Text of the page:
Legislation could ease kinship care woes

About 128,000 children in Georgia and an estimated 103,000 grandparents and other non-parental relatives could be affected by legislation scheduled to be introduced this week by Rep. Stacey Abrams (D-DeKalb) and others.

One bill would give family caregivers of minor children up to 90 days to provide evidence of eligibility to enroll the children in the relative’s school district, allowing additional time to locate birth certificates and immunization records for the children in their charge.

Currently kin have 30 days in most school districts to provide documentation to enroll a child in school. That can be problematic for family who agree to take in children when a parent cannot, Abrams said. Relatives often receive scant notice they must care for a child whose parent has become ill, died, is incarcerated, is institutionalized or is on military deployment.

The goal is to ease the “extra burden on people who did not (choose) to become parents late in life,” said Abrams.

A second bill would make it easier for grandparents and kin to take a child in their custody to the doctor, dentist or receive vaccinations. Currently the caregiver is required to have power of attorney for the child, which may be difficult or time-consuming to obtain. The bill would replace the power of attorney with an affidavit that doesn’t require the parent’s signature.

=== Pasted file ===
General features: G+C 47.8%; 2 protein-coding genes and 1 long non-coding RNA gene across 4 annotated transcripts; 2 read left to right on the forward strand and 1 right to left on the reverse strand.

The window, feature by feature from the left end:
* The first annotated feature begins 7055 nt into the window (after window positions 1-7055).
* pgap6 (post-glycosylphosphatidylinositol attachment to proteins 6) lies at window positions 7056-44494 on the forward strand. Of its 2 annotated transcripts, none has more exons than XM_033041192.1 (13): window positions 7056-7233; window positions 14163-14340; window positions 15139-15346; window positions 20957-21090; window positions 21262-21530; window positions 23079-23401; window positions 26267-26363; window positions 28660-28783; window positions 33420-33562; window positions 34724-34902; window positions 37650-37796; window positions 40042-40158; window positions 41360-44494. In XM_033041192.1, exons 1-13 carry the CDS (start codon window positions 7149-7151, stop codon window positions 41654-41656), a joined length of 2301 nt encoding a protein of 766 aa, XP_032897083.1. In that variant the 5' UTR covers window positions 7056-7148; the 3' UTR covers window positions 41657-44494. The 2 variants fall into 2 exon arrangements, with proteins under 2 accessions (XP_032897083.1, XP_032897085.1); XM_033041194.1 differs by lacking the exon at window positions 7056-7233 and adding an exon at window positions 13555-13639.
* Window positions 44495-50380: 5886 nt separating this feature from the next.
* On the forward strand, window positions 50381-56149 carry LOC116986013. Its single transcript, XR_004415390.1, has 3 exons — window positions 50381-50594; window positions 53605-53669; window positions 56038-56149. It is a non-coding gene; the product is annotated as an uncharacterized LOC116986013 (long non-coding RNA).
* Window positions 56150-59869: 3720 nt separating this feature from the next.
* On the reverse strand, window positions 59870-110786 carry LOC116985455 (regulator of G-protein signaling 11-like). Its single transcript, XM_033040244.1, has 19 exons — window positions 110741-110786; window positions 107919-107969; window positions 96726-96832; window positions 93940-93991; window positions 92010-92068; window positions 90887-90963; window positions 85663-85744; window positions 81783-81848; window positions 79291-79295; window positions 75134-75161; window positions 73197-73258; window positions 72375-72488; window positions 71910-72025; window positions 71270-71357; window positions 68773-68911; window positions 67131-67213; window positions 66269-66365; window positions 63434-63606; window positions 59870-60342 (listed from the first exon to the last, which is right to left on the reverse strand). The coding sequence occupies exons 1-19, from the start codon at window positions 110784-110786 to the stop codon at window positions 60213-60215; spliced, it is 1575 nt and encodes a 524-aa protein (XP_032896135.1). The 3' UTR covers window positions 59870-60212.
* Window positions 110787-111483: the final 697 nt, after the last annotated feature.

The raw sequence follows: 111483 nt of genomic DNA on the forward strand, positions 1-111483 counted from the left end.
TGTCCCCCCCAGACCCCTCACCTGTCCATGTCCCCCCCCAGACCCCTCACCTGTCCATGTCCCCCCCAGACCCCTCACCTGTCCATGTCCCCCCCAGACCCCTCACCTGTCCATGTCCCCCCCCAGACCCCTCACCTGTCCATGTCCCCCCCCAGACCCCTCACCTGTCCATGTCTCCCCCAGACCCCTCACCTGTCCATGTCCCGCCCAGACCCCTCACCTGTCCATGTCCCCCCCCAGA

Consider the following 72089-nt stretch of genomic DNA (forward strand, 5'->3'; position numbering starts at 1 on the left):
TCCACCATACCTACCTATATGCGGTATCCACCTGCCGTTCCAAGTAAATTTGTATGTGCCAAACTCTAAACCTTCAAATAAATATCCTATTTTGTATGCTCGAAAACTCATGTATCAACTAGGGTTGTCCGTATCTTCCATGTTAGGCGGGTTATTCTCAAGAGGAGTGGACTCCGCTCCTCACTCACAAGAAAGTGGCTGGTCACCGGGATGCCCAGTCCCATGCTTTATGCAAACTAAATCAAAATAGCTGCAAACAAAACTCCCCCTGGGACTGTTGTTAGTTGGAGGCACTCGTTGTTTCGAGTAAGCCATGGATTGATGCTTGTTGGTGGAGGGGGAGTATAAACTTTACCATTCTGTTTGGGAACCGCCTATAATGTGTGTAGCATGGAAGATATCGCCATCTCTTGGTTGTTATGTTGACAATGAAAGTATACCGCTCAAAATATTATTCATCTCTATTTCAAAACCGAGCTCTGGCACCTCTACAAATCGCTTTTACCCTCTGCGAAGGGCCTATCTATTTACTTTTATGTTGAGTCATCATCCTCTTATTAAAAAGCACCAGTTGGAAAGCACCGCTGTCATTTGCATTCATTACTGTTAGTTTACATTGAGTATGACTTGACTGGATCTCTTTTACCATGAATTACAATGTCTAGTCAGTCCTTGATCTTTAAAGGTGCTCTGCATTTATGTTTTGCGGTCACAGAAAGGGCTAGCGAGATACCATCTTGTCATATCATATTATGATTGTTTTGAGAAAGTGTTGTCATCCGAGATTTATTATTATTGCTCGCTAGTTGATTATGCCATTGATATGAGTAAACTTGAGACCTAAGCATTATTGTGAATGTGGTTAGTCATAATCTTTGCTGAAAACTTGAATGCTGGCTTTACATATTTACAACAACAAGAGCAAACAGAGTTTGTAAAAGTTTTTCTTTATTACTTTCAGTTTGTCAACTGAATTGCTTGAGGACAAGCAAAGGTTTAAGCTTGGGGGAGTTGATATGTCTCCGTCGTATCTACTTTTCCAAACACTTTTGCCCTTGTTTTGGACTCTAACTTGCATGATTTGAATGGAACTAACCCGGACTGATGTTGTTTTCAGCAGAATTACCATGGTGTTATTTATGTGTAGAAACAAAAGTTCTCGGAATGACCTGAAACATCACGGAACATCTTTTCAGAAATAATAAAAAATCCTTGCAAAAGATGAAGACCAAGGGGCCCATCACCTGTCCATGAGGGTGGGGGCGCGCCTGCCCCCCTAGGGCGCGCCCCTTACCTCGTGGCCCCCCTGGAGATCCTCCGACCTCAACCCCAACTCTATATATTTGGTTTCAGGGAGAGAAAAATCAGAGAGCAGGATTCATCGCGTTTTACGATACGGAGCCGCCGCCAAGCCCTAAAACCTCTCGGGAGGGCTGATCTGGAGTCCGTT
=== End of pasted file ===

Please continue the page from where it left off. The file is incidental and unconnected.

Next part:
The two bills are likely to be followed this week by others that Abrams and other legislators have been working on based on a yearlong study on kinship care that wrapped up in December.

That group was created by the Legislature last year in response to the growing number of non-parental kin, overwhelmingly grandparents, taking care of children in Georgia. Because the living arrangements are typically informal, it is difficult to collect reliable data. But according to the Georgia Family Partnership Connection, the number of children in kinship care rose 78 percent between 2002 and 2012. Abrams attributes the surge to Georgia’s population growth, an increase in pockets of poverty, increased drug addiction and untreated mental illness.

About 4 percent of Georgia’s children are estimated to be in kinship care, which is in line with the national average, but rural areas in central and southwest Georgia have rates as high as 12 percent.

In the Southeast U.S., about one-third of the grandparents raising grandchildren live in poverty, according to a study by the U.S. Department of Human Services. Another study by the National Association of American Families found that in a sample of 770 grandchildren surveyed, almost half do not have sufficient access to nutritional food. In addition, many who provide kinship care are not physically healthy. About half experience high blood pressure and 23 percent are diagnosed with diabetes.

At hearings across the state last year, grandparents told study committee members they experienced extremely high levels of stress and anxiety caring for grandchildren. Those issues, in turn, can affect the children in their charge, most of whom already have experienced trauma before they arrived in their grandparents’ homes.

“You have to have a policy response to that,” said Abrams.